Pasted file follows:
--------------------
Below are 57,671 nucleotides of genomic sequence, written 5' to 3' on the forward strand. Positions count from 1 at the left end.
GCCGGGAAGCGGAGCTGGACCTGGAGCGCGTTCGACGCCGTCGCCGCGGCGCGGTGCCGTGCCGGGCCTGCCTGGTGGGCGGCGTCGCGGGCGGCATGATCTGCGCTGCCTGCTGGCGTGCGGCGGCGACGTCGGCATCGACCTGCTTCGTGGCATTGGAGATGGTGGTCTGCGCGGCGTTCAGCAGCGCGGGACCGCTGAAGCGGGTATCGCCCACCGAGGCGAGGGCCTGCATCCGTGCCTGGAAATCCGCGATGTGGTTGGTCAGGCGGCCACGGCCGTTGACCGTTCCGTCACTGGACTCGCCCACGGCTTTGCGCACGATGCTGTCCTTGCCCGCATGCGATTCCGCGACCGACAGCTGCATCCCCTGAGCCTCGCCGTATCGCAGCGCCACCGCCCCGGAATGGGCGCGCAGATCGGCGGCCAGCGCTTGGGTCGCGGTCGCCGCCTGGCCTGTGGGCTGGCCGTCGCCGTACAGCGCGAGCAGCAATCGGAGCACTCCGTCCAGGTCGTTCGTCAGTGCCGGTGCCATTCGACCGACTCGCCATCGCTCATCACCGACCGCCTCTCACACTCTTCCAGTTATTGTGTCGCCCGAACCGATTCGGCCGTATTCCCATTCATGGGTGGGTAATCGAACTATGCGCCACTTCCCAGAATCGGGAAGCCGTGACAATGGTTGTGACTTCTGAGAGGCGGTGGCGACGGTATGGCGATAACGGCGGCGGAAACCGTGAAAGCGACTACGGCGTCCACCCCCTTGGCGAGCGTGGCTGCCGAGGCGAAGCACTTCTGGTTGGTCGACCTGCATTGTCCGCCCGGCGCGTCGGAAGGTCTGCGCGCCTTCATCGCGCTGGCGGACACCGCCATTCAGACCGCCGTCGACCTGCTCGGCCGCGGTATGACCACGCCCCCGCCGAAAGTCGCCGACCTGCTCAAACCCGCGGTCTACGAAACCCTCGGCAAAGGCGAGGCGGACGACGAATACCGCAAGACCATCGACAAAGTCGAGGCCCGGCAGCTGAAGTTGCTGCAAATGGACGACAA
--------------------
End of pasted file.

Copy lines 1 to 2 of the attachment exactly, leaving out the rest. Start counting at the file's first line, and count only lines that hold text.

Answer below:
Below are 57,671 nucleotides of genomic sequence, written 5' to 3' on the forward strand. Positions count from 1 at the left end.
GCCGGGAAGCGGAGCTGGACCTGGAGCGCGTTCGACGCCGTCGCCGCGGCGCGGTGCCGTGCCGGGCCTGCCTGGTGGGCGGCGTCGCGGGCGGCATGATCTGCGCTGCCTGCTGGCGTGCGGCGGCGACGTCGGCATCGACCTGCTTCGTGGCATTGGAGATGGTGGTCTGCGCGGCGTTCAGCAGCGCGGGACCGCTGAAGCGGGTATCGCCCACCGAGGCGAGGGCCTGCATCCGTGCCTGGAAATCCGCGATGTGGTTGGTCAGGCGGCCACGGCCGTTGACCGTTCCGTCACTGGACTCGCCCACGGCTTTGCGCACGATGCTGTCCTTGCCCGCATGCGATTCCGCGACCGACAGCTGCATCCCCTGAGCCTCGCCGTATCGCAGCGCCACCGCCCCGGAATGGGCGCGCAGATCGGCGGCCAGCGCTTGGGTCGCGGTCGCCGCCTGGCCTGTGGGCTGGCCGTCGCCGTACAGCGCGAGCAGCAATCGGAGCACTCCGTCCAGGTCGTTCGTCAGTGCCGGTGCCATTCGACCGACTCGCCATCGCTCATCACCGACCGCCTCTCACACTCTTCCAGTTATTGTGTCGCCCGAACCGATTCGGCCGTATTCCCATTCATGGGTGGGTAATCGAACTATGCGCCACTTCCCAGAATCGGGAAGCCGTGACAATGGTTGTGACTTCTGAGAGGCGGTGGCGACGGTATGGCGATAACGGCGGCGGAAACCGTGAAAGCGACTACGGCGTCCACCCCCTTGGCGAGCGTGGCTGCCGAGGCGAAGCACTTCTGGTTGGTCGACCTGCATTGTCCGCCCGGCGCGTCGGAAGGTCTGCGCGCCTTCATCGCGCTGGCGGACACCGCCATTCAGACCGCCGTCGACCTGCTCGGCCGCGGTATGACCACGCCCCCGCCGAAAGTCGCCGACCTGCTCAAACCCGCGGTCTACGAAACCCTCGGCAAAGGCGAGGCGGACGACGAATACCGCAAGACCATCGACAAAGTCGAGGCCCGGCAGCTGAAGTTGCTGCAAATGGACGACAA